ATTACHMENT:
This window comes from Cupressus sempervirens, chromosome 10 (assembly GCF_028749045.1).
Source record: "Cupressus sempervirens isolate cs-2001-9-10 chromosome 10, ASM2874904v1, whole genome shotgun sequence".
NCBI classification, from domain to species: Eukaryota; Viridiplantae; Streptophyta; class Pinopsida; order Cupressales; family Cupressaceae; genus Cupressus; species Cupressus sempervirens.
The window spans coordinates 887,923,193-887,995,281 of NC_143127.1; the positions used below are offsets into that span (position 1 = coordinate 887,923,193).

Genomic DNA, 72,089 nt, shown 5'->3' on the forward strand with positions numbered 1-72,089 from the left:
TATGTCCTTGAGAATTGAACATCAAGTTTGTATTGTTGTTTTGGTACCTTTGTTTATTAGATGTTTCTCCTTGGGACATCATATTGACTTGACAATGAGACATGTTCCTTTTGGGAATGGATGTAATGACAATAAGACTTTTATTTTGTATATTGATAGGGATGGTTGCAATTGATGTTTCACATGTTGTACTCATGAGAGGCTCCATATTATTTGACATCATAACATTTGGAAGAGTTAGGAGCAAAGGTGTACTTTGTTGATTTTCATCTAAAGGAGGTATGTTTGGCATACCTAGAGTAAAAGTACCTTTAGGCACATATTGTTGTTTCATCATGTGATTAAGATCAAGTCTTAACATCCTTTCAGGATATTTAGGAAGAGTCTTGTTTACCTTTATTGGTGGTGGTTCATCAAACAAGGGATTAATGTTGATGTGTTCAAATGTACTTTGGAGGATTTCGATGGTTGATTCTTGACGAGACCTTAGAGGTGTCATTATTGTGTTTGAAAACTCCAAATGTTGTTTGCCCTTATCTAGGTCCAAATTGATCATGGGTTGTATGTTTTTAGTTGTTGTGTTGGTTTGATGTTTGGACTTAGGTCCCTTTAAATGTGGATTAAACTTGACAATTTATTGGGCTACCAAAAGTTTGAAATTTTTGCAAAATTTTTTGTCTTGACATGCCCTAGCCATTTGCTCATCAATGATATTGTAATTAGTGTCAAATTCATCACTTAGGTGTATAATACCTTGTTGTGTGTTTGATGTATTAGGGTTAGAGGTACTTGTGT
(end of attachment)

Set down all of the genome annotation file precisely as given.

This window comes from Cupressus sempervirens, chromosome 10 (assembly GCF_028749045.1).
Source record: "Cupressus sempervirens isolate cs-2001-9-10 chromosome 10, ASM2874904v1, whole genome shotgun sequence".
NCBI classification, from domain to species: Eukaryota; Viridiplantae; Streptophyta; class Pinopsida; order Cupressales; family Cupressaceae; genus Cupressus; species Cupressus sempervirens.
The window spans coordinates 887,923,193-887,995,281 of NC_143127.1; the positions used below are offsets into that span (position 1 = coordinate 887,923,193).

Genomic DNA, 72,089 nt, shown 5'->3' on the forward strand with positions numbered 1-72,089 from the left:
TATGTCCTTGAGAATTGAACATCAAGTTTGTATTGTTGTTTTGGTACCTTTGTTTATTAGATGTTTCTCCTTGGGACATCATATTGACTTGACAATGAGACATGTTCCTTTTGGGAATGGATGTAATGACAATAAGACTTTTATTTTGTATATTGATAGGGATGGTTGCAATTGATGTTTCACATGTTGTACTCATGAGAGGCTCCATATTATTTGACATCATAACATTTGGAAGAGTTAGGAGCAAAGGTGTACTTTGTTGATTTTCATCTAAAGGAGGTATGTTTGGCATACCTAGAGTAAAAGTACCTTTAGGCACATATTGTTGTTTCATCATGTGATTAAGATCAAGTCTTAACATCCTTTCAGGATATTTAGGAAGAGTCTTGTTTACCTTTATTGGTGGTGGTTCATCAAACAAGGGATTAATGTTGATGTGTTCAAATGTACTTTGGAGGATTTCGATGGTTGATTCTTGACGAGACCTTAGAGGTGTCATTATTGTGTTTGAAAACTCCAAATGTTGTTTGCCCTTATCTAGGTCCAAATTGATCATGGGTTGTATGTTTTTAGTTGTTGTGTTGGTTTGATGTTTGGACTTAGGTCCCTTTAAATGTGGATTAAACTTGACAATTTATTGGGCTACCAAAAGTTTGAAATTTTTGCAAAATTTTTTGTCTTGACATGCCCTAGCCATTTGCTCATCAATGATATTGTAATTAGTGTCAAATTCATCACTTAGGTGTATAATACCTTGTTGTGTGTTTGATGTATTAGGGTTAGAGGTACTTGTGT